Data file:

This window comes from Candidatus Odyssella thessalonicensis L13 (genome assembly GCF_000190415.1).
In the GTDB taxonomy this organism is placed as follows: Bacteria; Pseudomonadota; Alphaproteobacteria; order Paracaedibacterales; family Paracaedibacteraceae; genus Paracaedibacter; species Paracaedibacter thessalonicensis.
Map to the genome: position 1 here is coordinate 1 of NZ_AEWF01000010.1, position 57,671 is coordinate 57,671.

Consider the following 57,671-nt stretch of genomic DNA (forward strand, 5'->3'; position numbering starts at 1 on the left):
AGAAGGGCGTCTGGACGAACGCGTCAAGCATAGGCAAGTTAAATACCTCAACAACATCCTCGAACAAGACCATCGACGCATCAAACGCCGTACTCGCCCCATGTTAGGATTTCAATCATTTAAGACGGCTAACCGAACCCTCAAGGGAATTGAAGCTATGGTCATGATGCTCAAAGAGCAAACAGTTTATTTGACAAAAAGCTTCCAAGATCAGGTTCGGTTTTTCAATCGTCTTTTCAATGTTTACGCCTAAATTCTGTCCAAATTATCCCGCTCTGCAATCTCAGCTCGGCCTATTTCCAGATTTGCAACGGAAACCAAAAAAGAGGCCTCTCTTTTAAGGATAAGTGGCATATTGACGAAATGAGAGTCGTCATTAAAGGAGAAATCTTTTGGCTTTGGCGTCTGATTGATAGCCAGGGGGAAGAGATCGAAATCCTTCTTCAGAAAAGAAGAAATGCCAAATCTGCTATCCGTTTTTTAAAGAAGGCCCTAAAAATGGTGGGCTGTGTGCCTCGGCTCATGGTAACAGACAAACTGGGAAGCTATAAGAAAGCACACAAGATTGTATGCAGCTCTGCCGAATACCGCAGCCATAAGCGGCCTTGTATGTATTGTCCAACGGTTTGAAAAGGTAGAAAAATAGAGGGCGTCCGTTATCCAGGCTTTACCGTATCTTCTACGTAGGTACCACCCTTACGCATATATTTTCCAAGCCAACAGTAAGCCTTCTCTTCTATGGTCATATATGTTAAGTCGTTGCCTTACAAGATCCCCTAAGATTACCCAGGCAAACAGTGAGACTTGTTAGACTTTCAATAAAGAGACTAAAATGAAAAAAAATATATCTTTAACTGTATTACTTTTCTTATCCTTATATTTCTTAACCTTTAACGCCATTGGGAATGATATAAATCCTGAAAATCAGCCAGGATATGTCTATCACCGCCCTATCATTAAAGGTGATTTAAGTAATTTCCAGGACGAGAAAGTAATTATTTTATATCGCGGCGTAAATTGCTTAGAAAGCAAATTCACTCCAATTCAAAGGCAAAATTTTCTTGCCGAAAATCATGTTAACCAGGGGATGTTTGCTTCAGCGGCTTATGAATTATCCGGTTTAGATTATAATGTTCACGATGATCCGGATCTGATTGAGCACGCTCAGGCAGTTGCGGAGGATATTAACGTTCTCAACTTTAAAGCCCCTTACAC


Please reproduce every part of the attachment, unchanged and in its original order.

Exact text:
This window comes from Candidatus Odyssella thessalonicensis L13 (genome assembly GCF_000190415.1).
In the GTDB taxonomy this organism is placed as follows: Bacteria; Pseudomonadota; Alphaproteobacteria; order Paracaedibacterales; family Paracaedibacteraceae; genus Paracaedibacter; species Paracaedibacter thessalonicensis.
Map to the genome: position 1 here is coordinate 1 of NZ_AEWF01000010.1, position 57,671 is coordinate 57,671.

Consider the following 57,671-nt stretch of genomic DNA (forward strand, 5'->3'; position numbering starts at 1 on the left):
AGAAGGGCGTCTGGACGAACGCGTCAAGCATAGGCAAGTTAAATACCTCAACAACATCCTCGAACAAGACCATCGACGCATCAAACGCCGTACTCGCCCCATGTTAGGATTTCAATCATTTAAGACGGCTAACCGAACCCTCAAGGGAATTGAAGCTATGGTCATGATGCTCAAAGAGCAAACAGTTTATTTGACAAAAAGCTTCCAAGATCAGGTTCGGTTTTTCAATCGTCTTTTCAATGTTTACGCCTAAATTCTGTCCAAATTATCCCGCTCTGCAATCTCAGCTCGGCCTATTTCCAGATTTGCAACGGAAACCAAAAAAGAGGCCTCTCTTTTAAGGATAAGTGGCATATTGACGAAATGAGAGTCGTCATTAAAGGAGAAATCTTTTGGCTTTGGCGTCTGATTGATAGCCAGGGGGAAGAGATCGAAATCCTTCTTCAGAAAAGAAGAAATGCCAAATCTGCTATCCGTTTTTTAAAGAAGGCCCTAAAAATGGTGGGCTGTGTGCCTCGGCTCATGGTAACAGACAAACTGGGAAGCTATAAGAAAGCACACAAGATTGTATGCAGCTCTGCCGAATACCGCAGCCATAAGCGGCCTTGTATGTATTGTCCAACGGTTTGAAAAGGTAGAAAAATAGAGGGCGTCCGTTATCCAGGCTTTACCGTATCTTCTACGTAGGTACCACCCTTACGCATATATTTTCCAAGCCAACAGTAAGCCTTCTCTTCTATGGTCATATATGTTAAGTCGTTGCCTTACAAGATCCCCTAAGATTACCCAGGCAAACAGTGAGACTTGTTAGACTTTCAATAAAGAGACTAAAATGAAAAAAAATATATCTTTAACTGTATTACTTTTCTTATCCTTATATTTCTTAACCTTTAACGCCATTGGGAATGATATAAATCCTGAAAATCAGCCAGGATATGTCTATCACCGCCCTATCATTAAAGGTGATTTAAGTAATTTCCAGGACGAGAAAGTAATTATTTTATATCGCGGCGTAAATTGCTTAGAAAGCAAATTCACTCCAATTCAAAGGCAAAATTTTCTTGCCGAAAATCATGTTAACCAGGGGATGTTTGCTTCAGCGGCTTATGAATTATCCGGTTTAGATTATAATGTTCACGATGATCCGGATCTGATTGAGCACGCTCAGGCAGTTGCGGAGGATATTAACGTTCTCAACTTTAAAGCCCCTTACAC